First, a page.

While studying for this Sunday’s message on Phil 1:9-11, I was reminded what a great resource the Bible is when it comes to filling our prayers with Scriptural ideas and words. Many of us struggle in our prayer life. The reasons may vary, but some of us find that our prayers sound stale and lifeless, mainly because we say the same things all the time.
Monday: “Lord, please help my wife to manage her busy schedule well. Please help my kids to come to know you. Please help us to be faithful with the things you’ve given us. Please improve my relationship with so-and-so. Please help me to desire the Bible more…”
Tuesday: “Lord, please help my wife to manage her busy schedule well. Please help my kids to come to know you. Please help us to be faithful with the things you’ve given us. Please improve my relationship with so-and-so. Please help me to desire the Bible more…”
Wednesday-Sunday: “Lord, please help my wife to manage her busy schedule well. Please help my kids to come to know you. Please help us to be faithful with the things you’ve given us. Please improve my relationship with so-and-so. Please help me to desire the Bible more…”
It can quickly turn into a mindless recitation of meaningless words. No wonder we struggle to desire to pray.
One possible solution to this problem of rote prayers is to derive the content of our prayers from the Bible. The Bible is filled with prayers. And not just any prayers, but Holy Spirit-inspired prayers.
Most of the epistles contain some kind of prayer for the recipients. For example, our passage for this Sunday is Paul’s prayer for the Philippians: And it is my prayer that your love may abound more and more, with knowledge and all discernment, so that you may approve what is excellent, and so be pure and blameless for the day of Christ, filled with the fruit of righteousness that comes through Jesus Christ, to the praise and glory of God (Phil 1:9-11).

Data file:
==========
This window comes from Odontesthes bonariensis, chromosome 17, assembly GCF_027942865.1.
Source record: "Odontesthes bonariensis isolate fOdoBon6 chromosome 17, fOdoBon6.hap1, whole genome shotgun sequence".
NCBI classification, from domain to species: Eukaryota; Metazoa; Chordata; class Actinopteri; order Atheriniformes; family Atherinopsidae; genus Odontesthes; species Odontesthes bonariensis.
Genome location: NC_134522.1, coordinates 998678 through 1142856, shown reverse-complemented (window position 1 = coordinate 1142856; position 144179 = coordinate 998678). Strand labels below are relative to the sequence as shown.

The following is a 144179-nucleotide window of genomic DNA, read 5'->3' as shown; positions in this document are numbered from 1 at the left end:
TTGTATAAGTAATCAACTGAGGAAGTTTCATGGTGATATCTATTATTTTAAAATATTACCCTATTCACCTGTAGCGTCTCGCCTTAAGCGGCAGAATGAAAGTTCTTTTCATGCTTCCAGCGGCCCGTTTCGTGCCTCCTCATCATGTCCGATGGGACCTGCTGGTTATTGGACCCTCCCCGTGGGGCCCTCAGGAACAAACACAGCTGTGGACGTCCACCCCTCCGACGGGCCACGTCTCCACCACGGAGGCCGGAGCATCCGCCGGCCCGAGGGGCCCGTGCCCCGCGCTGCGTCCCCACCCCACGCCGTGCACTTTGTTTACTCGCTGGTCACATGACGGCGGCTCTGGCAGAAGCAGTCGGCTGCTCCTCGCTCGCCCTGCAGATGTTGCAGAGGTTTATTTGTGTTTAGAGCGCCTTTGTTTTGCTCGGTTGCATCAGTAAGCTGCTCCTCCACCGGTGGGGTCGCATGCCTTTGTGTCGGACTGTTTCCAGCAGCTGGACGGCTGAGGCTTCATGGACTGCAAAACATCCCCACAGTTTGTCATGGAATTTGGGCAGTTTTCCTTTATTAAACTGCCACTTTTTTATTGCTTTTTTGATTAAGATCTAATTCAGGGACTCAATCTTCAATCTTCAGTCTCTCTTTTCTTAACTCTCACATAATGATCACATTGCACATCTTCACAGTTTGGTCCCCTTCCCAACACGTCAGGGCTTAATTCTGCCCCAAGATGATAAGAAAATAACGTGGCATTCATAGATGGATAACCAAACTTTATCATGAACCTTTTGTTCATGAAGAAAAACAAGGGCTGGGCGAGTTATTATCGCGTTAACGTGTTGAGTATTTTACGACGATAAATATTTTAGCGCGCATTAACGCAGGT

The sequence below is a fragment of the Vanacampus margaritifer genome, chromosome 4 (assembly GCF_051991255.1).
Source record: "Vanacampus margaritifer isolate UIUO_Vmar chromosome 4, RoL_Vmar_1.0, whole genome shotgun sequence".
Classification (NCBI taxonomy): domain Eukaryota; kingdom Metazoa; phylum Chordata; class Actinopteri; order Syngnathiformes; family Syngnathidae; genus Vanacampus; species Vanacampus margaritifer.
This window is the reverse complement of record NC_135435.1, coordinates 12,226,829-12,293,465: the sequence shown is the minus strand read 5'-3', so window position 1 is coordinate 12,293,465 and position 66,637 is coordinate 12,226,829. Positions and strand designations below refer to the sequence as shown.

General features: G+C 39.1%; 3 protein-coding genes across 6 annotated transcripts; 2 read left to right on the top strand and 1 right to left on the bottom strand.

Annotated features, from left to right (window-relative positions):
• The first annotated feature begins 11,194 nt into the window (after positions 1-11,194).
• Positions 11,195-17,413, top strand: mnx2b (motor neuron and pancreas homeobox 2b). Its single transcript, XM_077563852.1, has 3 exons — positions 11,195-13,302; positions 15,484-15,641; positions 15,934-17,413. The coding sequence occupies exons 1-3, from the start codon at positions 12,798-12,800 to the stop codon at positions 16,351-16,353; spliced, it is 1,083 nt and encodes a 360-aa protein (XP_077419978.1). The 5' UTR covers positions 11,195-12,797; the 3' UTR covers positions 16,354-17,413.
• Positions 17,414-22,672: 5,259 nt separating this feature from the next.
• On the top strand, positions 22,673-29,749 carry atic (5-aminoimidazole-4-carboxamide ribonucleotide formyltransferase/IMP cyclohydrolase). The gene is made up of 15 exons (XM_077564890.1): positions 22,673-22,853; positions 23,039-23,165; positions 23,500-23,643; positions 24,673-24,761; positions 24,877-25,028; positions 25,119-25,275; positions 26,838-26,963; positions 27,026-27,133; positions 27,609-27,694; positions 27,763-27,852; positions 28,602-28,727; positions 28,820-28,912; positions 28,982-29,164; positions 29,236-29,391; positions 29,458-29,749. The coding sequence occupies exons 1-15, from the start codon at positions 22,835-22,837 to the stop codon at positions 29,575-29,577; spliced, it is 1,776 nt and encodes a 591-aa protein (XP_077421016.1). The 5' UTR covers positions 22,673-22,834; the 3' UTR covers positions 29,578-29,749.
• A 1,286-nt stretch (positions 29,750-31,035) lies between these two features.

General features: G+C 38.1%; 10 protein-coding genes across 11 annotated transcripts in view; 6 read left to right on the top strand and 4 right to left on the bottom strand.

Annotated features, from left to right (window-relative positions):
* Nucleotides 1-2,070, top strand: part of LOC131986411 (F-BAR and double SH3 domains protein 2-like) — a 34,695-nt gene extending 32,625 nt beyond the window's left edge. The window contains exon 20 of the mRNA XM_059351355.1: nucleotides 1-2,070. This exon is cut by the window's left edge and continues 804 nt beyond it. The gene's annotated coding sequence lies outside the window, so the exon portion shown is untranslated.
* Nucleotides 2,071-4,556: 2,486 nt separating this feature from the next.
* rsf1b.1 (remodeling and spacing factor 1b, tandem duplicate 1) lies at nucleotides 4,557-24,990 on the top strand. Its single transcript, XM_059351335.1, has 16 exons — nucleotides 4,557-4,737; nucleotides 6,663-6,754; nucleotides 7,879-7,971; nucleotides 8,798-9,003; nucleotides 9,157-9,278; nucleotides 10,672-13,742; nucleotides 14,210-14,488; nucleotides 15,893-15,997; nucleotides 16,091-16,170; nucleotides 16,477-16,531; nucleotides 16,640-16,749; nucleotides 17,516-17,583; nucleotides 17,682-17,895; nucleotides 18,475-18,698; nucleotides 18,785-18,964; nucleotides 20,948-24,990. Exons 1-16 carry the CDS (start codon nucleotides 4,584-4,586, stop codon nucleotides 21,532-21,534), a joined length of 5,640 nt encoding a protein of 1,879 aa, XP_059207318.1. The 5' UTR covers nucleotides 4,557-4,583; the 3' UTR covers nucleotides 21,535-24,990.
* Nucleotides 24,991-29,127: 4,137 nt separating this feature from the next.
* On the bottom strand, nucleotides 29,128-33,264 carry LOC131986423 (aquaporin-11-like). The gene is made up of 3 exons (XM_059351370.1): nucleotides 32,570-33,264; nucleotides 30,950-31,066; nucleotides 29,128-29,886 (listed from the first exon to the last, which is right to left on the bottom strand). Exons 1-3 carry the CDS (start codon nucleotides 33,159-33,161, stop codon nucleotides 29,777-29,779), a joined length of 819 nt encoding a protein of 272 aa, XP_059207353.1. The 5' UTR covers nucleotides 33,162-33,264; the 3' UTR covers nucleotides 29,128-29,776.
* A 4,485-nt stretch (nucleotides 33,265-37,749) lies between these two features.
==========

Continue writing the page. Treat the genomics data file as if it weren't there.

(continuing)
Compare that to the kind of generic thing we pray for our families: “Lord, please help them to grow spiritually.” The prayer in Phil 1:9-11 is so much richer and more substantive. It also reminds us even as we pray that the ultimate reason to pray this for someone is so that God will be praised and glorified. There are similar prayers in Rom 1:8-12, 1 Cor 1:4-9, Eph1:15-23, Eph 3:14-19, Col 1:9-14, and Phm 6.
We can also pray the psalms, which offer material for virtually every circumstance we could face. What about when we fall into that old familiar sin? Instead of praying yet again, “Lord, please forgive me and give me the strength to obey,” how much better would Psa 51 be?
Have mercy on me, O God, according to your steadfast love; according to your abundant mercy blot out my transgressions. Wash me thoroughly from my iniquity, and cleanse me from my sin! For I know my transgressions, and my sin is ever before me…Purge me with hyssop, and I shall be clean; wash me, and I shall be whiter than snow. Let me hear joy and gladness; let the bones that you have broken rejoice….Create in me a clean heart, O God, and renew a right spirit within me…Restore to me the joy of your salvation, and uphold me with a willing spirit…
Again, praying a Scripture like this not only provides different words than we normally use, but it reminds us how to think biblically about our sin and circumstances.
But we don’t have to limit ourselves to only the prayers of the Bible. We can pray other passages as well. Men, why not pray for ourselves, “Lord, help me to love my wife as Christ loved the church and gave himself up for her…help me to love her as my own body, nourishing and cherishing her…”? (Eph 5:25-33).
When preparing to deal with a conflict at home, in church, or at work, we could pray, “Father, please help me to be quick to hear, slow to speak, and slow to anger, knowing that the anger of man does not produce the righteousness of God” (Jas 1:19).
What about when we’re struggling with anxiety? “Father, please help me to focus my thoughts on whatever is true, whatever is honorable, whatever is just, whatever is pure, whatever is lovely, whatever is commendable, whatever is excellent or worthy of praise…” (Phil 4:8).
Implementing this method can breathe new life into your prayer time, simultaneously turning your mind and heart to the Scriptures. Give it a try!